Java, Scala, Ceylon: Evolution in the JVM Petri Dish

Ceylon is a marvelous new JVM language from Gavin King, the creator of Hibernate. It enters a crowded field — ever since Martin Odersky’s pioneering Scala language demonstrated the possibility for non-Java languages to target JVM byte code, the JVM-based language scene has assumed the growth profile of an unpeeled egg microwaved five minutes on HIGH.

We now have Kotlin, Clojure, Groovy, Jython, JRuby, Mirah, Gosu, Fantom, Frege, Haxe, and a long trailing continuum of more obscure JVM-based languages in varying stages of completeness after that. Even Java itself now contains within it a complete JavaScript engine, which is a real hoot to those who may recall JavaScript’s early struggles for respect as a real language, back when terms like “Turing Complete” weren’t Googleable (they were only AltaVistable) and StackOverflow hadn’t already cached the answer to almost anything you might dare to ask (and then closed the question as not constructive).

But from this crowded JVM field, Ceylon stands out as exceptionally well done, elegant, and likely to succeed in the “forward-looking Java developer” niche now dominated by Scala, and what’s more, Ceylon’s emphasis on tooling, team productivity, and readability means it could well take over some of the core Java market as well.

To be sure, many JVM languages aren’t even competing in the same space; they’ve been designed with a different audience and purpose in mind. For instance, many don’t bother with type safety, some forego performance in favor of an interpreter approach, and some have prioritized backward compatibility with Java syntax, acting more like an extension to the language (and taking all its legacy baggage along for the ride). Fantom and Groovy interestingly seem to be probing some sort of middle ground between type safety and duck typing through optional typing.

Once these Java non-competitors are taken out, as well as any that are still in a pre-1.0 release state, we are left with Java 8, Scala, Kotlin (not technically quite at 1.0 yet, but very close), Gosu, and Ceylon operating in a similar space. Let’s take a look at what makes Ceylon special.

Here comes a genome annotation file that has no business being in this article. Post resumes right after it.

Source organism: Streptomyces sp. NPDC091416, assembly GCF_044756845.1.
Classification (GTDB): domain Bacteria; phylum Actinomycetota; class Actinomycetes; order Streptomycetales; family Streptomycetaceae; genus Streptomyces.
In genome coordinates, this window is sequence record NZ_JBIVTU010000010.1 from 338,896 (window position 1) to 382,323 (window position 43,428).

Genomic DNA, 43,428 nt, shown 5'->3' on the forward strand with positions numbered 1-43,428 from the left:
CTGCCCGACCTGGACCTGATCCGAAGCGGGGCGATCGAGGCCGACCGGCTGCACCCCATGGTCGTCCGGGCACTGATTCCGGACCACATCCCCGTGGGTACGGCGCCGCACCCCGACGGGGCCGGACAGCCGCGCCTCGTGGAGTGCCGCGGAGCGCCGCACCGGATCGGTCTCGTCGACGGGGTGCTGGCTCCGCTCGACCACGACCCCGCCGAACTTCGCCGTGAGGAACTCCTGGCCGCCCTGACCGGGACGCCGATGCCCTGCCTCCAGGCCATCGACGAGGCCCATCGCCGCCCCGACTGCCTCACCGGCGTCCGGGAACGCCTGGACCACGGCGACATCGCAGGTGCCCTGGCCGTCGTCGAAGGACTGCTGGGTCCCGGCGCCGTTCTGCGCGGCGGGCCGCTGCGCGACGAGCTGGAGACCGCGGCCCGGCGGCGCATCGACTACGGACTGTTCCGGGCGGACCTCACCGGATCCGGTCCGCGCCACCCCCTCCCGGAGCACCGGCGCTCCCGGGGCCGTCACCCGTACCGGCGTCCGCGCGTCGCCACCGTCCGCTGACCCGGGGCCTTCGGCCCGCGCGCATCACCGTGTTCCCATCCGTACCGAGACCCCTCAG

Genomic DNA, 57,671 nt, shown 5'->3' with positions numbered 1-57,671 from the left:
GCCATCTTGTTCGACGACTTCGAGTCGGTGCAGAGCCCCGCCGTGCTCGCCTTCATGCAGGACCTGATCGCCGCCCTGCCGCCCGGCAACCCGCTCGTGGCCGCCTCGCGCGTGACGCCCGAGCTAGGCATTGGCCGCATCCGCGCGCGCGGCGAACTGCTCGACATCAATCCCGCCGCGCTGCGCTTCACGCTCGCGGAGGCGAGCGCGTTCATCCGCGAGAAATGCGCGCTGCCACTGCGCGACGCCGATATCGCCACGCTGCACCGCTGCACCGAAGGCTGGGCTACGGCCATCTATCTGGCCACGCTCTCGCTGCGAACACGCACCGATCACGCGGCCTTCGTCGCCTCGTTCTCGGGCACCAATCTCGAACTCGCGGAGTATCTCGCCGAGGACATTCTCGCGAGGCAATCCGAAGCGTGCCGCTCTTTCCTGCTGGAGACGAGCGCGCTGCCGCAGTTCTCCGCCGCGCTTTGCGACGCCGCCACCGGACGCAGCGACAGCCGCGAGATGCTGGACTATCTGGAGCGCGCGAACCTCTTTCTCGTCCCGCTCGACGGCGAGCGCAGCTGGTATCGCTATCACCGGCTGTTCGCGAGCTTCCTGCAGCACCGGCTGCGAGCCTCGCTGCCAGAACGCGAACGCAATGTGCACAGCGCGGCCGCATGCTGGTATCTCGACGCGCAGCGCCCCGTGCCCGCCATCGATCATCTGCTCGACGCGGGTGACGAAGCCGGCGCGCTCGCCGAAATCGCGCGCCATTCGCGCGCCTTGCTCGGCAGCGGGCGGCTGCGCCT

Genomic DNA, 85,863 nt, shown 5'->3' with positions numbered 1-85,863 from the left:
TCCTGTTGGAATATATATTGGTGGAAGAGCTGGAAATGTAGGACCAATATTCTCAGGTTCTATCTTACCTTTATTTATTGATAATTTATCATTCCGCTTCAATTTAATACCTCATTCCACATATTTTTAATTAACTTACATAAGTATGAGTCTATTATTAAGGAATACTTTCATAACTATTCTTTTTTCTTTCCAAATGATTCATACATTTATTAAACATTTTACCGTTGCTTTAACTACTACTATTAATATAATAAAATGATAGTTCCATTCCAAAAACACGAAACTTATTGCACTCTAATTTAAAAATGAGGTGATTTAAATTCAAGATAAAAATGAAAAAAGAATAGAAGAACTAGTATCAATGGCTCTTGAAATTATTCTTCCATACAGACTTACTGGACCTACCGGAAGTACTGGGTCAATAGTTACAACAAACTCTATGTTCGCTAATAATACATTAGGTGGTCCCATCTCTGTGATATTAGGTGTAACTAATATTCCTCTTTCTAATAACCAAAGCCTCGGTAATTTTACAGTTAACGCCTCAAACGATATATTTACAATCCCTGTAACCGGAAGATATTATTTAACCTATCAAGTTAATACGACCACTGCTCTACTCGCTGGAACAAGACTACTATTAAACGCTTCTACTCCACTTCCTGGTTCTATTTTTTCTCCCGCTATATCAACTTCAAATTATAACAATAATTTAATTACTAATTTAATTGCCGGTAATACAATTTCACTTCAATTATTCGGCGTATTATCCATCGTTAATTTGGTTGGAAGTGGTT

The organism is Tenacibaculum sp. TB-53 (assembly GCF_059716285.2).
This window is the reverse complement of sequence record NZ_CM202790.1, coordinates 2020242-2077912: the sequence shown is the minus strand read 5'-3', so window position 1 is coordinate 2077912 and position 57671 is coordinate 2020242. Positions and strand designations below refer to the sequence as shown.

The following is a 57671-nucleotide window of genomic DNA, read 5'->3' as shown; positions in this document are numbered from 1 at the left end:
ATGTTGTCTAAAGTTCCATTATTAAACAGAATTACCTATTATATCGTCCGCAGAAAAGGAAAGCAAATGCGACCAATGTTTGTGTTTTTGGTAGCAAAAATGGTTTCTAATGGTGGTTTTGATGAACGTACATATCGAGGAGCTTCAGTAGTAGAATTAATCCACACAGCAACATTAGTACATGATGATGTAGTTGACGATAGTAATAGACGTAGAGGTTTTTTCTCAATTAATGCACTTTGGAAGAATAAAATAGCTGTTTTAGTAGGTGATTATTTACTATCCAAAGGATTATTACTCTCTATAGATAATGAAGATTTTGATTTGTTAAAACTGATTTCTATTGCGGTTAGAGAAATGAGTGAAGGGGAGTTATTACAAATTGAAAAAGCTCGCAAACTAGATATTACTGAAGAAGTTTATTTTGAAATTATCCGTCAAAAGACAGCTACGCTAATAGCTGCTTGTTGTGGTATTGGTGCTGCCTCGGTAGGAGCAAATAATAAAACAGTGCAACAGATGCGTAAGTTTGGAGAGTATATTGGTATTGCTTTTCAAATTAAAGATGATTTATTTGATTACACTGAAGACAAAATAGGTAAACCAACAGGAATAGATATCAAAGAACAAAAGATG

All the modern constructs

First, the ante to even be considered for this article as a new language in the Java space — Ceylon of course has type safety, closures, generics, type inference (that one’s not quite a must-have, but it’s certainly nice), automatic property-like getters/setters, and some kind of Java inter-op to hook into the vast existing Java infrastructure. (Java itself gets an honorory free pass here, even though it’s borderline on some of these baseline requirements).

Ceylon takes packaging seriously

Ceylon’s module system automatically generates and embeds pom.xml files for Maven-style dependency management and fetching, as well as an OSGI manifest for fine-grained control over where they’re visible — if you’ve ever needed two different versions of the same jar for different parts of your app, you’ll appreciate this. Then Ceylon’s Herd repository supplies any needed dependencies not just at compile time, but also at runtime (reminiscent of the Grape system for Groovy).

Type-safe metaprogramming

Wow. I don’t know any other language that has this.

Here is something that has always irked me about Java: if I wanted to refer to the name of a method or a field, there’s no compiler-checked way to do this. For instance, if I’m writing an HQL Hibernate query to find Movies made in 1975 I might write “select from Movies where year = 1975”, but all the promise of Java’s compile-time safety just went out the window, because when I rename my “year” field to “releaseYear” nothing in the compiler will remind me to also change this query.

Even the Criteria API, for all its trouble, doesn’t save me here, because it still ultimately boils down to an unchecked String in the Criterion definition. How about reflection? Nope, I can certainly use reflection to obtain an instance of Method (or in Scala I can even get a MethodSymbol instance from the AST), but here’s the kicker: in order to obtain that object reference, I still need to pass in a String specifying which method I’d like a reference to, which brings me back to square one!

As a workaround, you can run any of several JPA annotation preprocessors to generate a static metamodel class from your domain objects, which you can then refer to in your code in a compiler-checked way in a subsequent build. It’s ugly, but that’s the best you can do in Java.

Scala until recently offered very little of its own reflective capability outside of what Java provides, but they’ve lately started to fill out their reflection API in the 2.10 and 2.11 releases. They’ve also introduced an experimental macro preprocessing API, but from what I can see the use case I’ve outlined is still not possible (though you may enjoy reading about the many uses of the _ symbol as you search for a way to do it). Kotlin and Gosu also can’t do this (Kotlin has announced better meta-programming support as a future goal however).